Residents of Kirklees Council could be asked if they approve of a rise in taxes as their local authority looks to save £70million in the next three years.

Around £83 million of the £152 million shortfall has been saved, but a further £69 million must be recovered by 2016.

The authority could become the first in the country to ask residents for permission to ignore the government's cap on council tax rises. The move would allow a five per cent increase which council leader David Sheard says could save various services and generate around £21 million.

Over 1,000 jobs have already been lost at the council, with another 1,000 likely to go by 2018.

Other services including libraries, museums, leisure and children's facilities, PCSOs, street cleaning are all facing cut backs while open markets at Birstall and Batley are facing closure.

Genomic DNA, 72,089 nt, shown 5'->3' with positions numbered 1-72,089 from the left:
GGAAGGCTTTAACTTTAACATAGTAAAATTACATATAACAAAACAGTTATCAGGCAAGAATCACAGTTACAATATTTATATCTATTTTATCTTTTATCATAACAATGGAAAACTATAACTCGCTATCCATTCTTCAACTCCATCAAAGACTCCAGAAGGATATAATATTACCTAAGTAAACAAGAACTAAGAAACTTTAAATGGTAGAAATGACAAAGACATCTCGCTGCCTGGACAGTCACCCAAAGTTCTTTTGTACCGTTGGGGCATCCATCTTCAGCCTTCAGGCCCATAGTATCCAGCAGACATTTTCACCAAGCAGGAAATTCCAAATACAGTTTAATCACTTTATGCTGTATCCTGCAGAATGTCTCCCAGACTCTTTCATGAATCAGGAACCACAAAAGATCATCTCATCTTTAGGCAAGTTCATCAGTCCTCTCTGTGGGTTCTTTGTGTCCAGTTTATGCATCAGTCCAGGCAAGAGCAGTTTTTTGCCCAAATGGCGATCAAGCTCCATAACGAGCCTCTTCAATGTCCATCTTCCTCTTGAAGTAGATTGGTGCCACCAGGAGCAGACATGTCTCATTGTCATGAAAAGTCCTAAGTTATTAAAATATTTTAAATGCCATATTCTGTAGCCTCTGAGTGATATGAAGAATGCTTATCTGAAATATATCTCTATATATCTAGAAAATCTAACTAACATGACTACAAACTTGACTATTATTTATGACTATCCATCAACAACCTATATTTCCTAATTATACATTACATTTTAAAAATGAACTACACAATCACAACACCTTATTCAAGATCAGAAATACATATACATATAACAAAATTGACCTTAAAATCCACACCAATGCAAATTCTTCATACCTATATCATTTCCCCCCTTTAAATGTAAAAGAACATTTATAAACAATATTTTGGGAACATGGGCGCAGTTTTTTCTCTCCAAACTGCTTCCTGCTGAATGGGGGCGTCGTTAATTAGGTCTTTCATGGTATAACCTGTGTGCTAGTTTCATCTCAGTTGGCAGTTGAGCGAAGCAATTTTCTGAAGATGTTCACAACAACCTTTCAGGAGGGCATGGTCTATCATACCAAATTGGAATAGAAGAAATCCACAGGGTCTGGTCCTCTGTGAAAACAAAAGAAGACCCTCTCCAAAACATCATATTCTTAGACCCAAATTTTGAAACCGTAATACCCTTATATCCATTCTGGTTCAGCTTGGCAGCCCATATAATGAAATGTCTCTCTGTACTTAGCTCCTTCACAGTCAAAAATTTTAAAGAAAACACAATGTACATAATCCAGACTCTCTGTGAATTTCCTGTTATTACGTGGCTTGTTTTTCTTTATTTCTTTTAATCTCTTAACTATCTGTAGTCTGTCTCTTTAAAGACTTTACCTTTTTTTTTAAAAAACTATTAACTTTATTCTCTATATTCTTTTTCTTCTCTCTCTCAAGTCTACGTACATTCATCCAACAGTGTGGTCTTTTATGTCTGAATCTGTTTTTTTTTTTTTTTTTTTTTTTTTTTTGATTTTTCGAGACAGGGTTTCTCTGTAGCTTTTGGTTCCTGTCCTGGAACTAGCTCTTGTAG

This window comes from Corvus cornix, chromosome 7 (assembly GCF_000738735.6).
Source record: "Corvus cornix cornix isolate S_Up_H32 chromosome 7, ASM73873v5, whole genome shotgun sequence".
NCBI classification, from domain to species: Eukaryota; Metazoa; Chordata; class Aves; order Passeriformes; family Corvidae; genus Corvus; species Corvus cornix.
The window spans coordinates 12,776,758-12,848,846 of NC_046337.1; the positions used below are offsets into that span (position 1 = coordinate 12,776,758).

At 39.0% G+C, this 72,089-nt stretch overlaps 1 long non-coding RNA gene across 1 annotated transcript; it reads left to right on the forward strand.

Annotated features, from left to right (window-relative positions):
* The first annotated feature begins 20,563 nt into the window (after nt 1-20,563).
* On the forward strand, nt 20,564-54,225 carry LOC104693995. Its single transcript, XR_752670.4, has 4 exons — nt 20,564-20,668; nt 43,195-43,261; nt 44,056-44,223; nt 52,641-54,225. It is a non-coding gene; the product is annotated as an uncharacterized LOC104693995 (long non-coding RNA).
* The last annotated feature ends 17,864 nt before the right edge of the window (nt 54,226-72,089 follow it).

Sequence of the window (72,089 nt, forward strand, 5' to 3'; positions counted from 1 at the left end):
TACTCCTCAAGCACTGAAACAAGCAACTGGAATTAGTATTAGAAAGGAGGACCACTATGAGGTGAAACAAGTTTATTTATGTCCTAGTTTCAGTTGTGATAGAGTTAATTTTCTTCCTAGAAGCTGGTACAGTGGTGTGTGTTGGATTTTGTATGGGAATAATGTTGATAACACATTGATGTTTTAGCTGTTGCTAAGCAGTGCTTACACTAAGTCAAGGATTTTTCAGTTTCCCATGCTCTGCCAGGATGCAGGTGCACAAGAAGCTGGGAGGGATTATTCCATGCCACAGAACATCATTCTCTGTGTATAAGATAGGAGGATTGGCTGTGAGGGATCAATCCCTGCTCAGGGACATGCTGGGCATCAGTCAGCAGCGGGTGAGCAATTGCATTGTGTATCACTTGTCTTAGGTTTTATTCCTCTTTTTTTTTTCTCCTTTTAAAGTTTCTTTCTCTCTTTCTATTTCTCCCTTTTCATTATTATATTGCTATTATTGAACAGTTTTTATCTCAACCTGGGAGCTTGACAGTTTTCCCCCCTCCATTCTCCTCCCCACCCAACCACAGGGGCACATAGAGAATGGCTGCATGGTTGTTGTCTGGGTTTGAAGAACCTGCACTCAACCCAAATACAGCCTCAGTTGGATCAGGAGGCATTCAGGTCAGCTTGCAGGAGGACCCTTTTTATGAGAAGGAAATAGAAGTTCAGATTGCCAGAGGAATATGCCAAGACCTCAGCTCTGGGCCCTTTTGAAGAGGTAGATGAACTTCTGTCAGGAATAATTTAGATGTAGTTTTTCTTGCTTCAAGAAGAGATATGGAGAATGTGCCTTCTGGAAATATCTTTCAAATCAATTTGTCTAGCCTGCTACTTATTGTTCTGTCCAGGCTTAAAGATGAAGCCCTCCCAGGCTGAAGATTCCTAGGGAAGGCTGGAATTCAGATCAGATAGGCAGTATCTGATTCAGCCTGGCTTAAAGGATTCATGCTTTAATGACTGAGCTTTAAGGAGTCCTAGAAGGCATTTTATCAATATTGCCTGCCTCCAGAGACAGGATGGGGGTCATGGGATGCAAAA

A consultation period on the issues surrounding the cuts, the council's budget and a possible referendum will begin after a meeting on 26 August, but a final decision on whether a referendum might happen will not be made until February 2015.

Only 16 per cent of our income comes from Council Tax - if we were to freeze it again this year, as we did last year, we will need to find further savings of £8.4 million. If we had a referendum to raise it by 5 per cent, that would gain us £21 million, but even that would not be enough. We are putting this information out in full, earlier than ever before, so people have the chance to come forward with alternatives, but at a time when they can be costed to make sure they are viable.

Cllr David Sheard, Kirklees Council

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